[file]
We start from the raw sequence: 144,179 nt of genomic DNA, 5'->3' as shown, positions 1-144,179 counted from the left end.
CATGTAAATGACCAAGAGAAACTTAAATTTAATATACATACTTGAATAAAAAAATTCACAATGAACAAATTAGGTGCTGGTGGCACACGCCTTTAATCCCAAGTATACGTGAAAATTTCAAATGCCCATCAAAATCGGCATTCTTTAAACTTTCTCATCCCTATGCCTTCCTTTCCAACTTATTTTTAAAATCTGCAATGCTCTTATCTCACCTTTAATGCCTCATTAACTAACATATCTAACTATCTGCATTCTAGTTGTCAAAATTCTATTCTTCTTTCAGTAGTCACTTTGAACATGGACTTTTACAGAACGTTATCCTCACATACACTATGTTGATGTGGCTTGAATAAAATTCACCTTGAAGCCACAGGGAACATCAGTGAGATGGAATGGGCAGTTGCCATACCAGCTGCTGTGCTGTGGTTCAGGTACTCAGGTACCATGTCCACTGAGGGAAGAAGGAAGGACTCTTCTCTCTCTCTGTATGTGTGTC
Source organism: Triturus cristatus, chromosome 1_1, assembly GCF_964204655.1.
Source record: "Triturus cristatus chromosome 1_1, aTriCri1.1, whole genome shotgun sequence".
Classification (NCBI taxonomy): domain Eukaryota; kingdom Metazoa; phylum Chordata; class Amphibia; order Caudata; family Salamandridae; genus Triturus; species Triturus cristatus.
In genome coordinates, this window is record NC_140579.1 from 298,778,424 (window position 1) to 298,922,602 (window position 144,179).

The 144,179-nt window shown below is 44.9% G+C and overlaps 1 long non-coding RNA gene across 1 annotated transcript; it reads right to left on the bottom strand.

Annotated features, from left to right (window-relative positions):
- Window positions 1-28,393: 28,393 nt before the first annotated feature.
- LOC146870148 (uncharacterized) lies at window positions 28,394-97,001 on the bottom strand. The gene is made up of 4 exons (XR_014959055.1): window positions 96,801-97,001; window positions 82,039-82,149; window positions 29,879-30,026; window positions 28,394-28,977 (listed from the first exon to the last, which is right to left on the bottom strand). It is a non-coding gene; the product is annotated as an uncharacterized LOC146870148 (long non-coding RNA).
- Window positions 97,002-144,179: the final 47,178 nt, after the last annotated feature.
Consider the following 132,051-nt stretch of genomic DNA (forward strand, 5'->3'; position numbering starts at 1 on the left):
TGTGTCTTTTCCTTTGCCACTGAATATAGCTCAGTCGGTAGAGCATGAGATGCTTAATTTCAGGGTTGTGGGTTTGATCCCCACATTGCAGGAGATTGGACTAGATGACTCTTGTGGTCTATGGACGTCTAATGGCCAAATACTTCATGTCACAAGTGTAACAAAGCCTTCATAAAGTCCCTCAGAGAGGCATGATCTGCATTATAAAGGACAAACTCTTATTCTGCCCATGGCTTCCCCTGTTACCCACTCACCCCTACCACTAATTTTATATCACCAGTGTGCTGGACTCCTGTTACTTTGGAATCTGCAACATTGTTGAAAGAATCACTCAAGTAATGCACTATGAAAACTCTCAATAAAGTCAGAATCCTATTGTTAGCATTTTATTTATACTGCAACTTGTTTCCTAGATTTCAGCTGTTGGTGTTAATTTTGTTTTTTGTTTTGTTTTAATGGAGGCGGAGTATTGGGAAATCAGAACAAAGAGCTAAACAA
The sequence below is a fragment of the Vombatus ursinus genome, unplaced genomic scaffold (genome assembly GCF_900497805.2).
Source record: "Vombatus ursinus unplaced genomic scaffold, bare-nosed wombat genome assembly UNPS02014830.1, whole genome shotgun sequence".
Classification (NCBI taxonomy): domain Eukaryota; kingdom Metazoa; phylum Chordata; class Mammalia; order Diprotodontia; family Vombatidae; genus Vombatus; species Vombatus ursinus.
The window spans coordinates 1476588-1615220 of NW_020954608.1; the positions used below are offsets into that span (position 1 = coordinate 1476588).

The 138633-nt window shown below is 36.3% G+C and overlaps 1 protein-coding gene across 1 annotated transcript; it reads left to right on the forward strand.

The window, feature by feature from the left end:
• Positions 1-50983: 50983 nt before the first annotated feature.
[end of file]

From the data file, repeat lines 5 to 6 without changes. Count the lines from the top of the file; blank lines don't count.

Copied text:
Classification (NCBI taxonomy): domain Eukaryota; kingdom Metazoa; phylum Chordata; class Amphibia; order Caudata; family Salamandridae; genus Triturus; species Triturus cristatus.
In genome coordinates, this window is record NC_140579.1 from 298,778,424 (window position 1) to 298,922,602 (window position 144,179).